From January 2009 to June 2012, 3,485 patients received PCI for coronary heart diseases in our center. Among these patients, 3,271 underwent DES implantation. According to the inclusion and exclusion criteria, 3,046 patients were included into this study (derivation cohort) while 225 patients were excluded. In the final study population, 163 patients received TLR (ISR Group, 5.4%) within 1 year after initial DES implantation. Baseline characteristics of patients in the ISR Group and NISR Group (NISR Group, n=2,883, 94.6%) are shown in Table 1. Meanwhile, in another two centers, we included 1,034 patients (1,137 patients of which 103 were excluded) into the validation cohort for final analysis. In this validation cohort, 63 patients (6.1%) received TLR within 1 year of follow-up. Baseline characteristics of this validation cohort are displayed in Table 2. There was no statistical difference in the rate of TLR between these two cohorts (5.4% vs. 6.1%, P=0.3677).
MicroRNA array and plasma level of selected microRNAs
The characteristics of 60 patients (30 ISR patients vs. 30 NISR patients) in the derivation cohort are summarized in Table 3. MicroRNA array revealed that a total of 5 miRNAs were significantly differentially expressed between the ISR group and NISR group (Table 4). This result was further validated by qRT-PCR. The fold change of these 5 microRNAs in qRT-PCR is also displayed in Table 4.
Relationship of microRNA score with ISR
Univariate and multivariate logistic regression analysis revealed that along with six clinical factors, plasma levels of miR-143 (OR =2.36, 95% CI: 1.43–3.67) and mir-145 (OR =2.12, 95% CI: 1.56–3.48) were statistically associated with ISR. MicroRNA scores were calculated to represent the cumulative plasma level of microRNA-143 and microRNA-145. The mean microRNA score in the ISR Group was significantly lower than that in the NISR Group (49.18±2.05 vs. 52.10±2.41, P<0.01), as shown in Figure 1 and Table 5. The relationship of microRNA score with in-future ISR is shown in Figure 2. The ability of this microRNA score to discriminate those who would develop ISR from those who would not is suggested by an area under the curve (AUC) of 0.8206 (95% CI: 0.7155–0.9256, P<0.01).
Validation of the predictive value of microRNA score in a new cohort and its relationship with MACEs. To validate whether the microRNA score was fitted to patients from other centers or not, we enrolled 1,034 patients, including 63 patients who had received TLR, from another two hospitals. Plasma levels of microRNA-143 and microRNA-145 were also detected by qRT-PCR in the validation cohort, and the microRNA score of each patient was calculated according to the methods described above. From this validation cohort, we also established two groups: the ISR group (n=63) and the NISR group (n=63). These two groups were also age- and sex-matched. The results revealed that in validation cohort, there was also a significant difference of microRNA score between the ISR group and the NISR group (48.78±1.97 vs. 51.51±2.06, P<0.01) as shown in Figure 3. The ROC also gave us an AUC of 0.8396 (95% CI: 0.7669–0.9122, P<0.01; Figure 4). The ROC also showed that the optimal cutoff point of microRNA to identify patients with a higher risk of in-future ISR was 50.16 with a sensitivity of 80.33% and a specificity of 78.69% (P<0.01). According to this cutoff value of microRNA score, we divided all patients in the validation cohort into two groups: the microRNA score ≥50.16 group and the microRNA score <50.16 group. Kaplan-Meier survival curves (Figure 5) demonstrated that patients with a higher microRNA score (≥50.16, n=663, MACEs =43, 6.5%) had better outcomes with a 35.0% reduction in total MACEs compared with those patients with a lower microRNA score (<50.16, n=371, MACEs =37, 10.0%).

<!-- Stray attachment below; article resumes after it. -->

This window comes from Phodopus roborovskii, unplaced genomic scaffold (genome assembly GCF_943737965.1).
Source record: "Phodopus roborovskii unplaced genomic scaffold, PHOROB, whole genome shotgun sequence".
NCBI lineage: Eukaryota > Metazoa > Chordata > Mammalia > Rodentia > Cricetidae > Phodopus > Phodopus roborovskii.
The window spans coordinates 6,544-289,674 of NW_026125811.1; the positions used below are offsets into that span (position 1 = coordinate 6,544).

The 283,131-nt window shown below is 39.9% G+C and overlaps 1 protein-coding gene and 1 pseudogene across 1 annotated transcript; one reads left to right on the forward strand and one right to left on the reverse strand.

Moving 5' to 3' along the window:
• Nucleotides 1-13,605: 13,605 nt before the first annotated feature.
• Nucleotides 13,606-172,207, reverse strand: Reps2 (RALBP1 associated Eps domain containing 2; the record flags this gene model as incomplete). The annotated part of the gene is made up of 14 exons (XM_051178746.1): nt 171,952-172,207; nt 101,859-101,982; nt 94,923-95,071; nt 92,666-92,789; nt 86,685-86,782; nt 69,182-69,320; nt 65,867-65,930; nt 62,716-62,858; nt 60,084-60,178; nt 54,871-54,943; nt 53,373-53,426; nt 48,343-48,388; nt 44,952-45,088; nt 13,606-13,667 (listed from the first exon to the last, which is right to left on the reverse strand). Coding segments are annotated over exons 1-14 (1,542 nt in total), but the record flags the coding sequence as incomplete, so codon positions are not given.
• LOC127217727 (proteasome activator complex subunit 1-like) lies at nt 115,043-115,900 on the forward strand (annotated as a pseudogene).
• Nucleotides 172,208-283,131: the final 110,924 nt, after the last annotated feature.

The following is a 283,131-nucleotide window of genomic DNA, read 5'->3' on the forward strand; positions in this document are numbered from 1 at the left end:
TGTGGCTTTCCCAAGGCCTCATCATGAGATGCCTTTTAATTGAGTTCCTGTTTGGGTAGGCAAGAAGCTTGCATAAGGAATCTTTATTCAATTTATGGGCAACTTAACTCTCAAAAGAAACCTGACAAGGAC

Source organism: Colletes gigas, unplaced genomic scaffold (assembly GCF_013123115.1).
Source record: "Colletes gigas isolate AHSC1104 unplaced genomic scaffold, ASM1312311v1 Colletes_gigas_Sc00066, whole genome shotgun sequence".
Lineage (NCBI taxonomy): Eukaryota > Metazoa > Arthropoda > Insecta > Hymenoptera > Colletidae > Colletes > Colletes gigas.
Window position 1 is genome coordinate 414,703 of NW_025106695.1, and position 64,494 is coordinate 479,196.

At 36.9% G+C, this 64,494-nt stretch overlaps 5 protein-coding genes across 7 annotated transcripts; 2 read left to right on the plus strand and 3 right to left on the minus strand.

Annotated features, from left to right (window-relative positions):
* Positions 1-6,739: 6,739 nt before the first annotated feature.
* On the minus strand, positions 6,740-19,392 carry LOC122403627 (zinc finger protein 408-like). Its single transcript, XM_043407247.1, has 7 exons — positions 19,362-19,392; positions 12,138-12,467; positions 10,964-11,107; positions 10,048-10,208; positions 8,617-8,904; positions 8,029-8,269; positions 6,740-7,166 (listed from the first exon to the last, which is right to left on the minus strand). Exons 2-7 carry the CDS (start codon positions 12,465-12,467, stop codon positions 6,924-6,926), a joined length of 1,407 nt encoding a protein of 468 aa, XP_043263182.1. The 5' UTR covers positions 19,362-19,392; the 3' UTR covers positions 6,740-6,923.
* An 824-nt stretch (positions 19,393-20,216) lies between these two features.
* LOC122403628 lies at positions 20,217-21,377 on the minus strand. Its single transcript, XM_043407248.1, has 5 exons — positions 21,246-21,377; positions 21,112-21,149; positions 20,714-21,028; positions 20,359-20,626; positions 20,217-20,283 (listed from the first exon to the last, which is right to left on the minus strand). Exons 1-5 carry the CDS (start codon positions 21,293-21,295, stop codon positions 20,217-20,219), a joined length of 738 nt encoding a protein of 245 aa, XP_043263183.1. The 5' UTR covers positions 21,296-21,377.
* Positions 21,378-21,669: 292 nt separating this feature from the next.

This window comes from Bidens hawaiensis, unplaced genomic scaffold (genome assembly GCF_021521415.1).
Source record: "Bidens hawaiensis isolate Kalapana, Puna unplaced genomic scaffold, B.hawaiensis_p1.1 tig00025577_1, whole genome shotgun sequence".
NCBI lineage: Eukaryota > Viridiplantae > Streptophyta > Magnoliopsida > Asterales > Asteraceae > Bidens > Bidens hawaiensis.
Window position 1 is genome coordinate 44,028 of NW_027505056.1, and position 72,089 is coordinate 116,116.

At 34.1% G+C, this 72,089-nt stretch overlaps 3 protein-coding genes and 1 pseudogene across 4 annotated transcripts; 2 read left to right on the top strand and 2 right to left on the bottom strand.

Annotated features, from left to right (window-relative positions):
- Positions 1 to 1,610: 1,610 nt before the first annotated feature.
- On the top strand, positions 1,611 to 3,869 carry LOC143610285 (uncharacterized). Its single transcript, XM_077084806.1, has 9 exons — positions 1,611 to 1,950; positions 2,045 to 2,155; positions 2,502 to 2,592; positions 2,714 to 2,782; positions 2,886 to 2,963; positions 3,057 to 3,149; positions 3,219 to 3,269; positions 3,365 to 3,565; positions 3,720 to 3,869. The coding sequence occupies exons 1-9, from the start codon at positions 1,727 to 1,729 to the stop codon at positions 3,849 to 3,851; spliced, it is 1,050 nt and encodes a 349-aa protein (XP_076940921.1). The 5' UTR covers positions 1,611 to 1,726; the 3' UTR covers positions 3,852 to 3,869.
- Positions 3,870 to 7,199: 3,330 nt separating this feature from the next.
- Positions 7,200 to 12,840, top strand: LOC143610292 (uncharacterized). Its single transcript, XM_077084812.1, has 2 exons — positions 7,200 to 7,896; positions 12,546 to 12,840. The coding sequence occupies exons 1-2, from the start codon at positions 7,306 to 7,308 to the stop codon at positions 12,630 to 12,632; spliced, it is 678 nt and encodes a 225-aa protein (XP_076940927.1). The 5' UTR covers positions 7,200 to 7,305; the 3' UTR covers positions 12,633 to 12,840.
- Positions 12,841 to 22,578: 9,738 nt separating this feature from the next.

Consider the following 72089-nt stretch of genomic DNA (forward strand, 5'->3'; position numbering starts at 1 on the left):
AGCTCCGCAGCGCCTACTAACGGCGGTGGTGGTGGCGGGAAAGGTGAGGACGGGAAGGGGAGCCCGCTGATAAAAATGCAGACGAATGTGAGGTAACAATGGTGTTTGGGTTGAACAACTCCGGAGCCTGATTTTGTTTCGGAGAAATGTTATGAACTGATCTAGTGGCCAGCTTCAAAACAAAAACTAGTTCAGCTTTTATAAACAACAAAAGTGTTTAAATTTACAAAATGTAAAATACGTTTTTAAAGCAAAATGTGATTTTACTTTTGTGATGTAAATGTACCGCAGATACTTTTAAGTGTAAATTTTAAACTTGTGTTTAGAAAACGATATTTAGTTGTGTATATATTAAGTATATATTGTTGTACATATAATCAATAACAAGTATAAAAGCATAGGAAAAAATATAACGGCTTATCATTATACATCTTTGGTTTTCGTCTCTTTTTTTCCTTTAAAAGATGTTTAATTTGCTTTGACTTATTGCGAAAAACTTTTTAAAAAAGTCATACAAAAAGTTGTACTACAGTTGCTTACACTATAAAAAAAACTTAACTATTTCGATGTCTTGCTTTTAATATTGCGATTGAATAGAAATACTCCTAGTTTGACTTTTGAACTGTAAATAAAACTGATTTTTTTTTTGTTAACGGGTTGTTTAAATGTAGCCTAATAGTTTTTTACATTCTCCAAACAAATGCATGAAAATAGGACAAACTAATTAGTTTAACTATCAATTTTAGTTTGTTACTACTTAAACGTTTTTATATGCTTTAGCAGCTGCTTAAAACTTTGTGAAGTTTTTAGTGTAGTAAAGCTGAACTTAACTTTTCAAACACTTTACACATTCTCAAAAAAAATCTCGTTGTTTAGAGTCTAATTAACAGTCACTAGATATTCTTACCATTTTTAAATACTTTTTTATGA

Clinical and basic research on ISR has been conducted, and significant progress in risk prediction, prevention, and therapy has been subsequently achieved in recent years. Despite these advancements, ISR is still the main adverse outcome after PCI. Intensive antiplatelet and statin therapy and strict post-procedural management appears to fail to effectively prevent ISR in some patients. The rate of recurrent ISR after DES or drug-eluting balloon (DEB) for first ISR is relatively high. All these facts suggest that, for some patients, the genetic background needs to be considered for ISR. MicroRNA provides a convenient method to detect genetic background difference because of its stability in circulating blood and relative cell/tissue specificity. For the first time, the present study demonstrated that patients with a lower plasma level of mir-143/145 are at higher risk for ISR after DES implantation, independent of other factors.